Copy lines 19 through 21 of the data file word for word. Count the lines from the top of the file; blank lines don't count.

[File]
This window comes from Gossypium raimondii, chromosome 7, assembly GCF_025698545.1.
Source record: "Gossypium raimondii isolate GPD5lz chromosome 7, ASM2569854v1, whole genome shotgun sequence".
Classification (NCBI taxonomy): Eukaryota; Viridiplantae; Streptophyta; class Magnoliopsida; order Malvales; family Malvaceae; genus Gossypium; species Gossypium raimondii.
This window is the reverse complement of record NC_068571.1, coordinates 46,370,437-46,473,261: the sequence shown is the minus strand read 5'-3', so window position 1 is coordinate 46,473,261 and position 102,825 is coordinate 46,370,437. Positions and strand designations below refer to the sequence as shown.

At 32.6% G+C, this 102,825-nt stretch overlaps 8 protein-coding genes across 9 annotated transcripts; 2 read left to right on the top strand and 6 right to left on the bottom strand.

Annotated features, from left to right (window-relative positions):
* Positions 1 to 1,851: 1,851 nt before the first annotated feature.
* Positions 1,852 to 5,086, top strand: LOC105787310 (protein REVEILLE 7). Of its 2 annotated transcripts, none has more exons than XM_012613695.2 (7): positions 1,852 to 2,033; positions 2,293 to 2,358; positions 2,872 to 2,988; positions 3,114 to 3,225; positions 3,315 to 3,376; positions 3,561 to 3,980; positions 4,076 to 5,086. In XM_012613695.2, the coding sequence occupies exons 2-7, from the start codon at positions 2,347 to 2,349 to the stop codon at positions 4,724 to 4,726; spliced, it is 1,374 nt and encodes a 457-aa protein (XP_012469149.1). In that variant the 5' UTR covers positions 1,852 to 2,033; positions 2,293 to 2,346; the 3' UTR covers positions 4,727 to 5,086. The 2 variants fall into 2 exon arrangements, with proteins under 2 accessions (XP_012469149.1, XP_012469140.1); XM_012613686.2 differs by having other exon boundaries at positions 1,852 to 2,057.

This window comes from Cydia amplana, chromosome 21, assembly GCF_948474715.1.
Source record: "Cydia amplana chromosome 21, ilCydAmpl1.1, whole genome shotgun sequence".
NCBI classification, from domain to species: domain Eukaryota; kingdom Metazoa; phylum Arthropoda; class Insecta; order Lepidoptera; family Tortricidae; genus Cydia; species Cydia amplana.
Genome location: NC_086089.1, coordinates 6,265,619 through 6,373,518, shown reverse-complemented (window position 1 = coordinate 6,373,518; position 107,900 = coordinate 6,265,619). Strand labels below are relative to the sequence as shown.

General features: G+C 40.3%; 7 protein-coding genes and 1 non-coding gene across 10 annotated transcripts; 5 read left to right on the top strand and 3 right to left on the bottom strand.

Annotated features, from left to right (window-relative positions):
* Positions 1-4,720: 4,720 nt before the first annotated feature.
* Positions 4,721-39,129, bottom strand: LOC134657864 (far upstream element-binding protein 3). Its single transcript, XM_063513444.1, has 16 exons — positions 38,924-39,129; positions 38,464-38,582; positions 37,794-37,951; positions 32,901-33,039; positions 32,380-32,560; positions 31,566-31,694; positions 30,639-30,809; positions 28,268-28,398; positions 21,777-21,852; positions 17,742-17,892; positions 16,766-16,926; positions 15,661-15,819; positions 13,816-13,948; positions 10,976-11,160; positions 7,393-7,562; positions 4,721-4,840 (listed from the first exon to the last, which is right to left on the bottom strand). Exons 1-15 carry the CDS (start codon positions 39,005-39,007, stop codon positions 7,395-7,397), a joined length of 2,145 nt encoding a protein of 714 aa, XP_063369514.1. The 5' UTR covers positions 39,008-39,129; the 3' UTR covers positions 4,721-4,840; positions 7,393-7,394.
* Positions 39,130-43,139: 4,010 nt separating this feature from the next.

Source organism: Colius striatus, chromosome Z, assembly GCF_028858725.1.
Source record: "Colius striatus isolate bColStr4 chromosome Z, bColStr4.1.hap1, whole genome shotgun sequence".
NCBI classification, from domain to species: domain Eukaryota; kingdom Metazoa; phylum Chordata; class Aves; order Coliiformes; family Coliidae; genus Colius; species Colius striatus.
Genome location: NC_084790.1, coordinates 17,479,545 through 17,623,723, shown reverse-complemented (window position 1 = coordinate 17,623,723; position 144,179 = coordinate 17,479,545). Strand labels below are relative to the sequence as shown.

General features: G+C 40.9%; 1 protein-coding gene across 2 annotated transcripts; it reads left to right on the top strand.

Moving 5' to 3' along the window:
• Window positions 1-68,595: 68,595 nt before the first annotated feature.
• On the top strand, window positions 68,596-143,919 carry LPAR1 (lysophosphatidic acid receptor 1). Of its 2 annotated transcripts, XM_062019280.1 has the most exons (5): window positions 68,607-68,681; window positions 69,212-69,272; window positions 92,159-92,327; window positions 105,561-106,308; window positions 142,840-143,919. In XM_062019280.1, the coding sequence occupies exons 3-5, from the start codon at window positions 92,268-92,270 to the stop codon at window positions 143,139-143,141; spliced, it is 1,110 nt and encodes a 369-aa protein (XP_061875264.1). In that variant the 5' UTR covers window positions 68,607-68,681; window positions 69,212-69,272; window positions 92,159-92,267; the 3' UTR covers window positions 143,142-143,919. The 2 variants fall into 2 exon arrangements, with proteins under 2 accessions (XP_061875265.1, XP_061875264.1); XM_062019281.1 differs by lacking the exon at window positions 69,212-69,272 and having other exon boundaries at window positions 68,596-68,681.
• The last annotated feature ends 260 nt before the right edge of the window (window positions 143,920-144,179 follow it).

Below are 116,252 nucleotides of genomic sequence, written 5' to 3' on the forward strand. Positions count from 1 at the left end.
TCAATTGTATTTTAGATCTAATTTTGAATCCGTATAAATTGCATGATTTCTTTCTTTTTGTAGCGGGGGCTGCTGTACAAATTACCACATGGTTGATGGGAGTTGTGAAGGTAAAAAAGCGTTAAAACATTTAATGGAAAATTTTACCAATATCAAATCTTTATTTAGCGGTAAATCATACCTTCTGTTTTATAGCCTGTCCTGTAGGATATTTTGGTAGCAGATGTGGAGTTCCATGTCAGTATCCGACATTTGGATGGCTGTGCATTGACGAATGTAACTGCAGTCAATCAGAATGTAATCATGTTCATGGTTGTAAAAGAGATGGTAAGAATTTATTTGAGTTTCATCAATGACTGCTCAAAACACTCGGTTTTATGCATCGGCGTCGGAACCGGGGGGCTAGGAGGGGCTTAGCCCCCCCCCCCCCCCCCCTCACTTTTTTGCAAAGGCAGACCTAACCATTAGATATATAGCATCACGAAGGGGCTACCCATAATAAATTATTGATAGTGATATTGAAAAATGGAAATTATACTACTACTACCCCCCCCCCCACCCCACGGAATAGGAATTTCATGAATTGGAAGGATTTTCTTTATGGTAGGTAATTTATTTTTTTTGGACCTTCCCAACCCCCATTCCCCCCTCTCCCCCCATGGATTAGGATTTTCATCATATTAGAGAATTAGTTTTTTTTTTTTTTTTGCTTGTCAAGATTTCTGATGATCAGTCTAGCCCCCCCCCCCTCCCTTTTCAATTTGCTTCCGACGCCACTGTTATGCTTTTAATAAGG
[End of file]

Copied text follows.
Source record: "Colius striatus isolate bColStr4 chromosome Z, bColStr4.1.hap1, whole genome shotgun sequence".
NCBI classification, from domain to species: domain Eukaryota; kingdom Metazoa; phylum Chordata; class Aves; order Coliiformes; family Coliidae; genus Colius; species Colius striatus.
Genome location: NC_084790.1, coordinates 17,479,545 through 17,623,723, shown reverse-complemented (window position 1 = coordinate 17,623,723; position 144,179 = coordinate 17,479,545). Strand labels below are relative to the sequence as shown.